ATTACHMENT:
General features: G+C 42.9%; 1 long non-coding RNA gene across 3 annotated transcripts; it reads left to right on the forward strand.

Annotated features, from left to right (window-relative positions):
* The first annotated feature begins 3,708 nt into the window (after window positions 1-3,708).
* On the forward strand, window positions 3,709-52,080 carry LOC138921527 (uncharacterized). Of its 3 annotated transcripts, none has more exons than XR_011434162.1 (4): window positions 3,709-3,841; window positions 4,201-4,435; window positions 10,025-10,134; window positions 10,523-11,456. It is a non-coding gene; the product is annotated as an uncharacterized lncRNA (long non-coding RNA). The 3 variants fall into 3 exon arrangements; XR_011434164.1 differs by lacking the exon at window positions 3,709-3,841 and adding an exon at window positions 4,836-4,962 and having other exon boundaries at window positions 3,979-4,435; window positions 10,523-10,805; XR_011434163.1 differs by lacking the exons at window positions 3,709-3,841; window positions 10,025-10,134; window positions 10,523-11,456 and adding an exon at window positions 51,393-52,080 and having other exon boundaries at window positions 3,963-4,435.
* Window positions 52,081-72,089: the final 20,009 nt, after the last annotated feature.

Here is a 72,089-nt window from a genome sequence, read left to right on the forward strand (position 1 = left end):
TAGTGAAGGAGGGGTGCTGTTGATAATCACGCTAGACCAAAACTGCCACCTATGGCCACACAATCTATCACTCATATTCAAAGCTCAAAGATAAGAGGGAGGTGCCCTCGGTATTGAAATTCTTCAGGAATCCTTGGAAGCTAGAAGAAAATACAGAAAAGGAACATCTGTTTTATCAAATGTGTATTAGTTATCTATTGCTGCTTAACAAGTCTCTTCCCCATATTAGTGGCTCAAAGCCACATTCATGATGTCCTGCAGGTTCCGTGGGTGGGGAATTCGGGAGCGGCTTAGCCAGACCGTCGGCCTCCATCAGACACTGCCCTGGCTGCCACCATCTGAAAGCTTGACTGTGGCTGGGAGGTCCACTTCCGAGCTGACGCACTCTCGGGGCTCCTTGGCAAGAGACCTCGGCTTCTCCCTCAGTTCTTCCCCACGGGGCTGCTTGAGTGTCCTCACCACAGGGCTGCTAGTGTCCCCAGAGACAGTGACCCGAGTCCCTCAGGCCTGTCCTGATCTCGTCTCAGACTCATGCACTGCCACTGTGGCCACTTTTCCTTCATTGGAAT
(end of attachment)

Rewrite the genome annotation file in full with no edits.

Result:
General features: G+C 42.9%; 1 long non-coding RNA gene across 3 annotated transcripts; it reads left to right on the forward strand.

Annotated features, from left to right (window-relative positions):
* The first annotated feature begins 3,708 nt into the window (after window positions 1-3,708).
* On the forward strand, window positions 3,709-52,080 carry LOC138921527 (uncharacterized). Of its 3 annotated transcripts, none has more exons than XR_011434162.1 (4): window positions 3,709-3,841; window positions 4,201-4,435; window positions 10,025-10,134; window positions 10,523-11,456. It is a non-coding gene; the product is annotated as an uncharacterized lncRNA (long non-coding RNA). The 3 variants fall into 3 exon arrangements; XR_011434164.1 differs by lacking the exon at window positions 3,709-3,841 and adding an exon at window positions 4,836-4,962 and having other exon boundaries at window positions 3,979-4,435; window positions 10,523-10,805; XR_011434163.1 differs by lacking the exons at window positions 3,709-3,841; window positions 10,025-10,134; window positions 10,523-11,456 and adding an exon at window positions 51,393-52,080 and having other exon boundaries at window positions 3,963-4,435.
* Window positions 52,081-72,089: the final 20,009 nt, after the last annotated feature.

Here is a 72,089-nt window from a genome sequence, read left to right on the forward strand (position 1 = left end):
TAGTGAAGGAGGGGTGCTGTTGATAATCACGCTAGACCAAAACTGCCACCTATGGCCACACAATCTATCACTCATATTCAAAGCTCAAAGATAAGAGGGAGGTGCCCTCGGTATTGAAATTCTTCAGGAATCCTTGGAAGCTAGAAGAAAATACAGAAAAGGAACATCTGTTTTATCAAATGTGTATTAGTTATCTATTGCTGCTTAACAAGTCTCTTCCCCATATTAGTGGCTCAAAGCCACATTCATGATGTCCTGCAGGTTCCGTGGGTGGGGAATTCGGGAGCGGCTTAGCCAGACCGTCGGCCTCCATCAGACACTGCCCTGGCTGCCACCATCTGAAAGCTTGACTGTGGCTGGGAGGTCCACTTCCGAGCTGACGCACTCTCGGGGCTCCTTGGCAAGAGACCTCGGCTTCTCCCTCAGTTCTTCCCCACGGGGCTGCTTGAGTGTCCTCACCACAGGGCTGCTAGTGTCCCCAGAGACAGTGACCCGAGTCCCTCAGGCCTGTCCTGATCTCGTCTCAGACTCATGCACTGCCACTGTGGCCACTTTTCCTTCATTGGAAT